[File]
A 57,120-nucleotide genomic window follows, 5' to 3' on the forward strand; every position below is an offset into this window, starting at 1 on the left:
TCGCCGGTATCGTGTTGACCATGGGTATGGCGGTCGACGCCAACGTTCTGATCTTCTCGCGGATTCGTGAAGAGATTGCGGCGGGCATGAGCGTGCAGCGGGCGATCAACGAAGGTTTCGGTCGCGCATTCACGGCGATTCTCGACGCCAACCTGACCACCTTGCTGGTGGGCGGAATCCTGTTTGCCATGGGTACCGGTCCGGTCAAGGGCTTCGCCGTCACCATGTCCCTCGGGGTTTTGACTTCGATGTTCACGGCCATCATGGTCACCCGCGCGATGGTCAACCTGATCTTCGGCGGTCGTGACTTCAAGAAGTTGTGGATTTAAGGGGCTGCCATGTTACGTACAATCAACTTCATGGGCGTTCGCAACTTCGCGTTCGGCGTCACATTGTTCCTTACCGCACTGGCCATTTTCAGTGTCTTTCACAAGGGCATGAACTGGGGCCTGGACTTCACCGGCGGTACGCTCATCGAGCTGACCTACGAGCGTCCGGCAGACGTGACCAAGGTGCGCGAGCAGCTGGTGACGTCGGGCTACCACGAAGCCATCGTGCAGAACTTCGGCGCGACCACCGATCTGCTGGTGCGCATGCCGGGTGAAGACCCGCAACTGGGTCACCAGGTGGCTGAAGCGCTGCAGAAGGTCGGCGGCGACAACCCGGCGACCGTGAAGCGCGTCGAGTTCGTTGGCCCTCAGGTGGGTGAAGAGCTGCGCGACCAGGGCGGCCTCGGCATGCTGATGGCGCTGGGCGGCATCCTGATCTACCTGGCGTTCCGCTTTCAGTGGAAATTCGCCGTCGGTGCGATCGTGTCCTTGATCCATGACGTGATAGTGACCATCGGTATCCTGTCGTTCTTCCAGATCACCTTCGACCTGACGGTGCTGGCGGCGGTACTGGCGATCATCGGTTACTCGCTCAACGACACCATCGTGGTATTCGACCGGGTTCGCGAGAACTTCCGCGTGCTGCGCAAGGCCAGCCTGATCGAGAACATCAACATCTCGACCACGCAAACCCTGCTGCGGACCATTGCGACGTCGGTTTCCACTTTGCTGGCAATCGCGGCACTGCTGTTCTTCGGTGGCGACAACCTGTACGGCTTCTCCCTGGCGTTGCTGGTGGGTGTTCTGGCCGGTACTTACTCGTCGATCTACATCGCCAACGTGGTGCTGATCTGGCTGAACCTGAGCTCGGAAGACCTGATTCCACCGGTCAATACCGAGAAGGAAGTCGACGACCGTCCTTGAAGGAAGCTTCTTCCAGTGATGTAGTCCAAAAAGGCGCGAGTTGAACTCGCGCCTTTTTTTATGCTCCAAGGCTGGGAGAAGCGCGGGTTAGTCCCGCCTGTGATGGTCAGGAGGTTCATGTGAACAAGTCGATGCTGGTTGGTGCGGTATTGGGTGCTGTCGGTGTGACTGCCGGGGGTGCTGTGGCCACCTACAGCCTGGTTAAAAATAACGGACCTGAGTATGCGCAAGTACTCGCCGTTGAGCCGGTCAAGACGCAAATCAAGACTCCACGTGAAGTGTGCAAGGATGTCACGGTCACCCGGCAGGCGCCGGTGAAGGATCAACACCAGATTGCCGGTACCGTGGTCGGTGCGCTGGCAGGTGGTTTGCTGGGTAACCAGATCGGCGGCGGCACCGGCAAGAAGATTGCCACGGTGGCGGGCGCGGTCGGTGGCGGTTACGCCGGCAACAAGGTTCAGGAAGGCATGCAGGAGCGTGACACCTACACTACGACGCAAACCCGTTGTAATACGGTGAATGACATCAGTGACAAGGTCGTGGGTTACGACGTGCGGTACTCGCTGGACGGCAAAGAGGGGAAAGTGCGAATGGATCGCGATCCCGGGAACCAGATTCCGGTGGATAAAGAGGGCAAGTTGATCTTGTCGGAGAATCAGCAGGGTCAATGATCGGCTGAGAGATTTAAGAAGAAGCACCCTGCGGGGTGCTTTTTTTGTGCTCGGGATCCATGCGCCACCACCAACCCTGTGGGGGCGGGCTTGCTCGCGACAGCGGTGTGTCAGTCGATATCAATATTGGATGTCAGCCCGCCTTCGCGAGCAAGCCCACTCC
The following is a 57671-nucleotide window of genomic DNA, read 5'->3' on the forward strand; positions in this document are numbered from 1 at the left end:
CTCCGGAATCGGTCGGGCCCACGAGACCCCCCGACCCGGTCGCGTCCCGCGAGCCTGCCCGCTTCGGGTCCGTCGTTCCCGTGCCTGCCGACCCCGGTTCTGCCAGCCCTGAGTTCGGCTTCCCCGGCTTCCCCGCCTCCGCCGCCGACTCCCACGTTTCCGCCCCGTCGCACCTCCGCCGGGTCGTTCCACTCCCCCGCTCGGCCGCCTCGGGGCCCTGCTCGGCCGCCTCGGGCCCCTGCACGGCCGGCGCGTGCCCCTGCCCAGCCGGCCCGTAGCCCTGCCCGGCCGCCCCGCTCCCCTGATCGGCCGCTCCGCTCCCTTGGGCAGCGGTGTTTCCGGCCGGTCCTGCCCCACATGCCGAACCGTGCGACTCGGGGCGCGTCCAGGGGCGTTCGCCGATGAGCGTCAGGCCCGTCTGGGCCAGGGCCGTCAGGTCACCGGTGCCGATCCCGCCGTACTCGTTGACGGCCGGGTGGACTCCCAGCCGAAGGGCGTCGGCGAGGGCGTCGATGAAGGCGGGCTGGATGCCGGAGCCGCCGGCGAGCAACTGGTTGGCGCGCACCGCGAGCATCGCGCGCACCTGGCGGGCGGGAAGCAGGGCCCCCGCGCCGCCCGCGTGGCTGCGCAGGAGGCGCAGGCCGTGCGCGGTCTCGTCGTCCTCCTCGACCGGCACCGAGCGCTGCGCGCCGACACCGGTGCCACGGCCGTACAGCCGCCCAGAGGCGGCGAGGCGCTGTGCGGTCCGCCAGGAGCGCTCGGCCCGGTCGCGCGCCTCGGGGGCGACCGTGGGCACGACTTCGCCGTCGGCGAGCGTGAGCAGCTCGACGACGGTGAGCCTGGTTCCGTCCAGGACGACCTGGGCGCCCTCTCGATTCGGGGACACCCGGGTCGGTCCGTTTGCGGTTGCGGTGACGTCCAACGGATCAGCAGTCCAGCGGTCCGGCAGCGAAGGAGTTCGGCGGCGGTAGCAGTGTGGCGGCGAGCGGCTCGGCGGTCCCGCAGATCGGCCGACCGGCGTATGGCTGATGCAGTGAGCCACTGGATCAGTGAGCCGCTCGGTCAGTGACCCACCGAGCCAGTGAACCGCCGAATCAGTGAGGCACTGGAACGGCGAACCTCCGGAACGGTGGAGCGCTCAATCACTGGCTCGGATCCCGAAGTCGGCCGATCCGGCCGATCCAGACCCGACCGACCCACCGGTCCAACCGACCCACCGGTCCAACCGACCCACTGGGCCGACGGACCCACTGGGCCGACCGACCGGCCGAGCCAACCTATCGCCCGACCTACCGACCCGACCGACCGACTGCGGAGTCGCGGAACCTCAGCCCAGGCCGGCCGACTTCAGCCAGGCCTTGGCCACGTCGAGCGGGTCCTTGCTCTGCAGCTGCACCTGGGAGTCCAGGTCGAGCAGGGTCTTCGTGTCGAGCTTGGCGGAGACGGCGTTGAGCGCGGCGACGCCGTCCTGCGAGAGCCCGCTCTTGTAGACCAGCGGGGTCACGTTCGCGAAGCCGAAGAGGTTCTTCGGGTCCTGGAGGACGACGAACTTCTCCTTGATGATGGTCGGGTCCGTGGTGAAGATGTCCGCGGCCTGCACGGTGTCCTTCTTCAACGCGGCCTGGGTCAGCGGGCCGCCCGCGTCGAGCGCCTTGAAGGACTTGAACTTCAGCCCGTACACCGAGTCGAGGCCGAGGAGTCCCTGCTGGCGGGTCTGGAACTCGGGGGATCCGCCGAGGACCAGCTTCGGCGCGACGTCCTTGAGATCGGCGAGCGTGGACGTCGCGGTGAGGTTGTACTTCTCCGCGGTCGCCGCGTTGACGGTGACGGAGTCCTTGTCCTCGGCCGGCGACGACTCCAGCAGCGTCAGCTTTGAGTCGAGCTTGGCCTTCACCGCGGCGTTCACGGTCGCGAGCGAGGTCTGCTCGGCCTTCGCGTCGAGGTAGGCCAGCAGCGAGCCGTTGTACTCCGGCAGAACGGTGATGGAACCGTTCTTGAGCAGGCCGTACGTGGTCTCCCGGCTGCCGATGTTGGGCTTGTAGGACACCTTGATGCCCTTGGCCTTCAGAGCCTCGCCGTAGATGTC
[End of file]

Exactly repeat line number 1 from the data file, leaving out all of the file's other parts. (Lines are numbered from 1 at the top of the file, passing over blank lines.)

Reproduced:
A 57,120-nucleotide genomic window follows, 5' to 3' on the forward strand; every position below is an offset into this window, starting at 1 on the left: